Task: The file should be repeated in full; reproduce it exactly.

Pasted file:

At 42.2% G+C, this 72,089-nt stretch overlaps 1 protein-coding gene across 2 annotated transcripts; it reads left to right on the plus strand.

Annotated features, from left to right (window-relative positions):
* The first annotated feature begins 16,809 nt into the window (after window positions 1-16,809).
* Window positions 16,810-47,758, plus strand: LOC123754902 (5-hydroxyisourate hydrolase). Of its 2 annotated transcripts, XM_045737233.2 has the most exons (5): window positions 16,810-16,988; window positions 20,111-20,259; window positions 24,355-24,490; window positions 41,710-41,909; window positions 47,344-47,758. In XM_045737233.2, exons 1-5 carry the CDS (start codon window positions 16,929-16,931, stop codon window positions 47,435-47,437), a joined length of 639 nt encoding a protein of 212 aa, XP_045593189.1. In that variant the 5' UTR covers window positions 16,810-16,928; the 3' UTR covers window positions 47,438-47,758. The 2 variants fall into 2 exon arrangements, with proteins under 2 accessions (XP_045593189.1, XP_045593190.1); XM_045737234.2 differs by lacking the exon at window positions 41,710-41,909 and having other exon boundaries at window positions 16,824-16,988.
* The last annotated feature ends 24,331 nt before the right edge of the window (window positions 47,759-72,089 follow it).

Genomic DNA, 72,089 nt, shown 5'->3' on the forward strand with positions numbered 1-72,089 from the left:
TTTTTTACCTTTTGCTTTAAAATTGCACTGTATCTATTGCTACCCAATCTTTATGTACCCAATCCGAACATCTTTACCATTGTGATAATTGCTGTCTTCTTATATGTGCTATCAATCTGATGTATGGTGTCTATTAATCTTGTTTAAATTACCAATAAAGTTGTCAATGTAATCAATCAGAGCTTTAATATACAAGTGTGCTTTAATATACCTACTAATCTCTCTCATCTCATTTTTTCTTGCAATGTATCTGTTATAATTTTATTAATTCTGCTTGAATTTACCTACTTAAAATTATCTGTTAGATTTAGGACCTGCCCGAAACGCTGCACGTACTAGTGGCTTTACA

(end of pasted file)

At 42.2% G+C, this 72,089-nt stretch overlaps 1 protein-coding gene across 2 annotated transcripts; it reads left to right on the plus strand.

Annotated features, from left to right (window-relative positions):
* The first annotated feature begins 16,809 nt into the window (after window positions 1-16,809).
* Window positions 16,810-47,758, plus strand: LOC123754902 (5-hydroxyisourate hydrolase). Of its 2 annotated transcripts, XM_045737233.2 has the most exons (5): window positions 16,810-16,988; window positions 20,111-20,259; window positions 24,355-24,490; window positions 41,710-41,909; window positions 47,344-47,758. In XM_045737233.2, exons 1-5 carry the CDS (start codon window positions 16,929-16,931, stop codon window positions 47,435-47,437), a joined length of 639 nt encoding a protein of 212 aa, XP_045593189.1. In that variant the 5' UTR covers window positions 16,810-16,928; the 3' UTR covers window positions 47,438-47,758. The 2 variants fall into 2 exon arrangements, with proteins under 2 accessions (XP_045593189.1, XP_045593190.1); XM_045737234.2 differs by lacking the exon at window positions 41,710-41,909 and having other exon boundaries at window positions 16,824-16,988.
* The last annotated feature ends 24,331 nt before the right edge of the window (window positions 47,759-72,089 follow it).

Genomic DNA, 72,089 nt, shown 5'->3' on the forward strand with positions numbered 1-72,089 from the left:
TTTTTTACCTTTTGCTTTAAAATTGCACTGTATCTATTGCTACCCAATCTTTATGTACCCAATCCGAACATCTTTACCATTGTGATAATTGCTGTCTTCTTATATGTGCTATCAATCTGATGTATGGTGTCTATTAATCTTGTTTAAATTACCAATAAAGTTGTCAATGTAATCAATCAGAGCTTTAATATACAAGTGTGCTTTAATATACCTACTAATCTCTCTCATCTCATTTTTTCTTGCAATGTATCTGTTATAATTTTATTAATTCTGCTTGAATTTACCTACTTAAAATTATCTGTTAGATTTAGGACCTGCCCGAAACGCTGCACGTACTAGTGGCTTTACA